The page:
“If God can raise a dead Jesus, then he can step into the divisive sociological milieu we find ourselves in and bring healing.”
Today, I am excited to welcome Bryan Loritts to The Exchange. Bryan is the lead pastor of Abundant Life Christian Fellowship in Silicon Valley and author of Insider Outsider: My Journey as a Stranger in White Evangelicalism and My Hope for Us All.
Ed: Share with me a little of your story of feeling like an “insider outsider” in white evangelical circles.
Bryan: Great question. I grew up in a home where my parents served on staff for what was formally known as Campus Crusade for Christ (now Cru), which is a predominately white organization, but attended an all-black church on Sunday mornings. I graduated from a conservative white evangelical Bible college and seminary, but worked at all-black churches in Atlanta, Dallas, and Los Angeles.
What’s kind of disorienting in a great way is that I never felt fully at home in either homogenous setting, thus the title “Insider, Outsider.” I didn’t have the language to articulate it at the time, but my disequilibrium stemmed from the fact that I was a C2 leader (a point I explain in my book, Right Color, Wrong Culture).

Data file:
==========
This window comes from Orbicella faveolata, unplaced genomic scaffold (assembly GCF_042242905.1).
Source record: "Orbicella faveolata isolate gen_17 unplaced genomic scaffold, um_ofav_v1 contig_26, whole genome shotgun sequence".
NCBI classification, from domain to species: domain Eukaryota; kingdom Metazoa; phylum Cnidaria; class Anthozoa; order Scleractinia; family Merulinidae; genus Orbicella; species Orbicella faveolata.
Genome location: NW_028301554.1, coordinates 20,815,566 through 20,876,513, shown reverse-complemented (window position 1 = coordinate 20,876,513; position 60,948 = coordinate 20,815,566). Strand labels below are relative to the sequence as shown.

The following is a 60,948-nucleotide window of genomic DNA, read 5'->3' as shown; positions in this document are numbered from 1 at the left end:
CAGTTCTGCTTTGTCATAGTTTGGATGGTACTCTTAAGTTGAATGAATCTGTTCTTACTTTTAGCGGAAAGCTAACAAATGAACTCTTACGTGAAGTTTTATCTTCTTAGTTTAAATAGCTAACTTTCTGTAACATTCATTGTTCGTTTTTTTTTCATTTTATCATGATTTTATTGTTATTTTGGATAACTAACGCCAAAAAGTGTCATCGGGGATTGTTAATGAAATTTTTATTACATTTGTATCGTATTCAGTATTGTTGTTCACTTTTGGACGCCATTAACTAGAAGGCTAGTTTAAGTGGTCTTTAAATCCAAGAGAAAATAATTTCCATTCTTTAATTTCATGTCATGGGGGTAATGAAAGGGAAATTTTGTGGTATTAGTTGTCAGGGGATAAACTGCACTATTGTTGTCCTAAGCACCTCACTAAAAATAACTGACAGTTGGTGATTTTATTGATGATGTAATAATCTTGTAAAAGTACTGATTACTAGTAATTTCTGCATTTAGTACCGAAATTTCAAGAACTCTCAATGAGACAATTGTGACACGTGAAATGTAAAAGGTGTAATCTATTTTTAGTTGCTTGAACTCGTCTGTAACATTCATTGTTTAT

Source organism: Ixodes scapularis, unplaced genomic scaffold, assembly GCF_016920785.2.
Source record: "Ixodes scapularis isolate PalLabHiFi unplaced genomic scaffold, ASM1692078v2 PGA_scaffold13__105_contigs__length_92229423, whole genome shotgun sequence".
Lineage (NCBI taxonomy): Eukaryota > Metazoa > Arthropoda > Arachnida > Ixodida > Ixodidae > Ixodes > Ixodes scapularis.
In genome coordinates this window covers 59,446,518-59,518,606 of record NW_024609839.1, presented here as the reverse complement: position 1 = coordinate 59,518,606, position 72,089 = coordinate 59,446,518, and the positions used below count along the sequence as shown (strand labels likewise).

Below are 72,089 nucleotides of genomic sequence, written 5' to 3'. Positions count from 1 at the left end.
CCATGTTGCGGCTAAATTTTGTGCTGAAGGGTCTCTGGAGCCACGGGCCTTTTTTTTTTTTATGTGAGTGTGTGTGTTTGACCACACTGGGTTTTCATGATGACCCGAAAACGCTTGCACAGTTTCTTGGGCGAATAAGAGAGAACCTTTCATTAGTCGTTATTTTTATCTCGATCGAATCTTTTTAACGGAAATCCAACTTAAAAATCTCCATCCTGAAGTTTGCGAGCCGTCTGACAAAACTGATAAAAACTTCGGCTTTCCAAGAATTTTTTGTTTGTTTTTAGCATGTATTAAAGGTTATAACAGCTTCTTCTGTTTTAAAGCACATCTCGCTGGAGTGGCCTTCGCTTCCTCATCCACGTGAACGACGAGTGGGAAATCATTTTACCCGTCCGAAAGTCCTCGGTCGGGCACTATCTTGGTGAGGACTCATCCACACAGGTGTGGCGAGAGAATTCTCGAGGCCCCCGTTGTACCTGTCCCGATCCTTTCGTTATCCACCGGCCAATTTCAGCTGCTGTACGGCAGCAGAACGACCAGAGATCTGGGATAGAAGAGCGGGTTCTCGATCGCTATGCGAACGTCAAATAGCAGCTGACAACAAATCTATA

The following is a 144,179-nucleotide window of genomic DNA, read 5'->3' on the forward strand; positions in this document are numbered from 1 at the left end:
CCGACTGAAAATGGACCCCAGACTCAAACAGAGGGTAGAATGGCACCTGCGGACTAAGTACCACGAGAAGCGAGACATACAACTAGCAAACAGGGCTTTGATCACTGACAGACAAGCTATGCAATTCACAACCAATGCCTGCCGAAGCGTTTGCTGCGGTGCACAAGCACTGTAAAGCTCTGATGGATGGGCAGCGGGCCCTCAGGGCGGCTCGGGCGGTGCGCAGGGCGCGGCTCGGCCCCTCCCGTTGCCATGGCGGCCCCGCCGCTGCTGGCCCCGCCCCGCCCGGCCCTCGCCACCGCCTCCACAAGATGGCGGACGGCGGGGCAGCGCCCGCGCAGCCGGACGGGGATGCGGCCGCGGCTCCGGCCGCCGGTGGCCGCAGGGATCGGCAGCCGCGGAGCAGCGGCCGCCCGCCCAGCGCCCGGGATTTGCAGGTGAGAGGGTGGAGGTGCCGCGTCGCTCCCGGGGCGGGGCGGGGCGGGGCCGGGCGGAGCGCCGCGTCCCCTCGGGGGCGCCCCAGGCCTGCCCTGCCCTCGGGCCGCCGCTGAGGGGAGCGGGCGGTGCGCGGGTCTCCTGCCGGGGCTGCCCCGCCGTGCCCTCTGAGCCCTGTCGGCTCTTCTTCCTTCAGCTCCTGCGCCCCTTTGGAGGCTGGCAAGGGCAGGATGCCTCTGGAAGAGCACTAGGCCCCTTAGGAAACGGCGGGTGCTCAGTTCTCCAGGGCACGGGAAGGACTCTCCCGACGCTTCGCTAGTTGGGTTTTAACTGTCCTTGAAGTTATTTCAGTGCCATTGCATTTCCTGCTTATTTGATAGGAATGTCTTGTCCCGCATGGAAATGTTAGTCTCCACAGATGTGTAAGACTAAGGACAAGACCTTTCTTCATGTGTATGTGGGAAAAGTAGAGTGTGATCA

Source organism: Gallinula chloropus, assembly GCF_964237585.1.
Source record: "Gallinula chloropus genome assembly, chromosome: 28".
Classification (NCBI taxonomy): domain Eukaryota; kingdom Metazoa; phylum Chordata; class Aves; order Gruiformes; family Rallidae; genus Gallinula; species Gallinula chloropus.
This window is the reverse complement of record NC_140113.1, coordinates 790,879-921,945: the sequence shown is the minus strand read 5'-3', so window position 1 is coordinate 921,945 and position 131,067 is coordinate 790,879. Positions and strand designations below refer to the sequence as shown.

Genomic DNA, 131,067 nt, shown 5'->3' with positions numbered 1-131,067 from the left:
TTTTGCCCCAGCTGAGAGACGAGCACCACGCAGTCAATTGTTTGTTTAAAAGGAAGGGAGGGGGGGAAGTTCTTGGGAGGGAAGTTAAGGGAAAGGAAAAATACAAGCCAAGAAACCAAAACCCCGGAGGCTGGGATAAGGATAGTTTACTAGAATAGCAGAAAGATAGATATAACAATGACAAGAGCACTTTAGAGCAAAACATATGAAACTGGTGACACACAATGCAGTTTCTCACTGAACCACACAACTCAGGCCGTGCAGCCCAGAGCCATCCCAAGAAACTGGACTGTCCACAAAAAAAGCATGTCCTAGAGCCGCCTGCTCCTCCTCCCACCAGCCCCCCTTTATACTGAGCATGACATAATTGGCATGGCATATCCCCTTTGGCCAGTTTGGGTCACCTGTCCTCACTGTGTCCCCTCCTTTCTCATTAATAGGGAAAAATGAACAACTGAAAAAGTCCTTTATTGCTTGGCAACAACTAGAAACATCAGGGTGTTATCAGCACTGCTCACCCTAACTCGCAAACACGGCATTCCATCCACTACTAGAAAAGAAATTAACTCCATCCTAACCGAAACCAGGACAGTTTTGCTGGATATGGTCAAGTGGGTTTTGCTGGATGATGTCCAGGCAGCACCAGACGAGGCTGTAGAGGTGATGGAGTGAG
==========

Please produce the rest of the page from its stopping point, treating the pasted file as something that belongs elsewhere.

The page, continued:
Now your question wants me to drill down into how I felt like an insider outsider in the white evangelical space. Naturally, with much of the theology I was taught and exposed to in white evangelicalism, I felt at home—like I was an insider. But there were some aspects where I felt like an outsider, much of which was because I was an ethnic minority in those spaces.
However, I also felt like an outsider because there was this emphasis on individual responsibility to the detriment of systemic culpability. I remember being in Bible college when the Rodney King verdict was read, and being overwhelmed with grief. More crushing was not …
Powered by WPeMatico